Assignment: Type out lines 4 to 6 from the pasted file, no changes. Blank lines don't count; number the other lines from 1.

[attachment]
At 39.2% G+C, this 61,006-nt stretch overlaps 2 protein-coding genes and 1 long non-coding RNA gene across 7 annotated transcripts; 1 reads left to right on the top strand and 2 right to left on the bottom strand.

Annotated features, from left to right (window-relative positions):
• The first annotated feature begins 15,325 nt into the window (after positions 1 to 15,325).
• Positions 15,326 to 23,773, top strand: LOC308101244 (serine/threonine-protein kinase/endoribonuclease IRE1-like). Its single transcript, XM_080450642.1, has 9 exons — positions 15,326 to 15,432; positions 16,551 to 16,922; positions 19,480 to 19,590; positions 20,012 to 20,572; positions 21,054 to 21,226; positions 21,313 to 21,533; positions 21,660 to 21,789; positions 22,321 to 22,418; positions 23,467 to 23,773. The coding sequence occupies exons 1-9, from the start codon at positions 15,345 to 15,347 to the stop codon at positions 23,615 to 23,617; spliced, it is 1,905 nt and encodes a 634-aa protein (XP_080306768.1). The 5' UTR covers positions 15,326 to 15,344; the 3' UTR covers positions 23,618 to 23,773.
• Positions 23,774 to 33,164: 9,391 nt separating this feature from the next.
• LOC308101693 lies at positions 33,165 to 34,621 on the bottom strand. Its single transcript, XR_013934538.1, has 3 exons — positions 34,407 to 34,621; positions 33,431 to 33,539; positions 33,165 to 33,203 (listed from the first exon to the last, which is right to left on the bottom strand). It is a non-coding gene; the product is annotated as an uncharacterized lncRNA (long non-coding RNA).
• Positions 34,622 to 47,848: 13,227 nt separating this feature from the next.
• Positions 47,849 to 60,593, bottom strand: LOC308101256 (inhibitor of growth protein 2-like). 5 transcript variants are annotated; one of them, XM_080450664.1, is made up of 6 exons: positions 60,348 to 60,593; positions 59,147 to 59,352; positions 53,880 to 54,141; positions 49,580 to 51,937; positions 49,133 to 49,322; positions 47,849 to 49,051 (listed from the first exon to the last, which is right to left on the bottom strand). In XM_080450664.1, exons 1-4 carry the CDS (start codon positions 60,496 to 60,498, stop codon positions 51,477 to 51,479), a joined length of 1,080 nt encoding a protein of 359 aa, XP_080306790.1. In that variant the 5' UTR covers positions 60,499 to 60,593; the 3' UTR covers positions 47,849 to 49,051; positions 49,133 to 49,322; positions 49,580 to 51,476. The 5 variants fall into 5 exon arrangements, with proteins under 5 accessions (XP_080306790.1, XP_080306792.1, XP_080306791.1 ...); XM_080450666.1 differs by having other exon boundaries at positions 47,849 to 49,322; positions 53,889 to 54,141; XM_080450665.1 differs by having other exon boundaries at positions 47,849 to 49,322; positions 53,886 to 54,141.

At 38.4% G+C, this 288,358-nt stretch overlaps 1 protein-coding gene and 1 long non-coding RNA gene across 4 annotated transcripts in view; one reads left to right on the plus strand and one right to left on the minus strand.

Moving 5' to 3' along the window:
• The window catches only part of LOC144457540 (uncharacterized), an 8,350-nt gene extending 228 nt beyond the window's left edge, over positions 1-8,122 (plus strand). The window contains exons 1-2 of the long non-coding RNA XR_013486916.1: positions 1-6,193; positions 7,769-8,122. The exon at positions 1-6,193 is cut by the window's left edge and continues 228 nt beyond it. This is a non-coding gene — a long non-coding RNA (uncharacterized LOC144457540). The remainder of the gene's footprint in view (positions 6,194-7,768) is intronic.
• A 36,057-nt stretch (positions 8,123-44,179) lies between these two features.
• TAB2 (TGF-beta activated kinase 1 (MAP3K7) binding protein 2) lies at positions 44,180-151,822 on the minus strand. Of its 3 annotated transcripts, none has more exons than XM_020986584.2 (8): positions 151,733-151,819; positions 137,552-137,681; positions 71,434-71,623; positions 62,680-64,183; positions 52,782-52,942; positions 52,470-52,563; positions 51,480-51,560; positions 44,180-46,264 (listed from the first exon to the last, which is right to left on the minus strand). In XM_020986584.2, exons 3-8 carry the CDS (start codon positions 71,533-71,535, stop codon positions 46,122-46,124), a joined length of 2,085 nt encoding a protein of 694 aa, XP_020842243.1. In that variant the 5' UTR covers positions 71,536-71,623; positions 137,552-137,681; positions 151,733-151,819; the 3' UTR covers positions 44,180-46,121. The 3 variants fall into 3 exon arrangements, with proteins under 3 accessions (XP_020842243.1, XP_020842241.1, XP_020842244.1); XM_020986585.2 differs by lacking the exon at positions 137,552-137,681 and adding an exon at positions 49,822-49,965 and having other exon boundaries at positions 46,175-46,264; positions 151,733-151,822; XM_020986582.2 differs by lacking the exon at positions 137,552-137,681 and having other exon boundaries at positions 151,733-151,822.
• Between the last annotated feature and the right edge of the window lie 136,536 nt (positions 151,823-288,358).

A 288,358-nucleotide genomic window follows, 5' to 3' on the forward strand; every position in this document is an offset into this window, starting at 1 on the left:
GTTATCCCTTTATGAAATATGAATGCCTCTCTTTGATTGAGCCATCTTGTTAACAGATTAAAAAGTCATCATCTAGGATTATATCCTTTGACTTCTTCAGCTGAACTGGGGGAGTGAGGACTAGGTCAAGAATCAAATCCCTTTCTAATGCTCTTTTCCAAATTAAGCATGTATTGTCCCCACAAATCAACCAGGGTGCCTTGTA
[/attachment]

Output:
• Positions 15,326 to 23,773, top strand: LOC308101244 (serine/threonine-protein kinase/endoribonuclease IRE1-like). Its single transcript, XM_080450642.1, has 9 exons — positions 15,326 to 15,432; positions 16,551 to 16,922; positions 19,480 to 19,590; positions 20,012 to 20,572; positions 21,054 to 21,226; positions 21,313 to 21,533; positions 21,660 to 21,789; positions 22,321 to 22,418; positions 23,467 to 23,773. The coding sequence occupies exons 1-9, from the start codon at positions 15,345 to 15,347 to the stop codon at positions 23,615 to 23,617; spliced, it is 1,905 nt and encodes a 634-aa protein (XP_080306768.1). The 5' UTR covers positions 15,326 to 15,344; the 3' UTR covers positions 23,618 to 23,773.
• Positions 23,774 to 33,164: 9,391 nt separating this feature from the next.
• LOC308101693 lies at positions 33,165 to 34,621 on the bottom strand. Its single transcript, XR_013934538.1, has 3 exons — positions 34,407 to 34,621; positions 33,431 to 33,539; positions 33,165 to 33,203 (listed from the first exon to the last, which is right to left on the bottom strand). It is a non-coding gene; the product is annotated as an uncharacterized lncRNA (long non-coding RNA).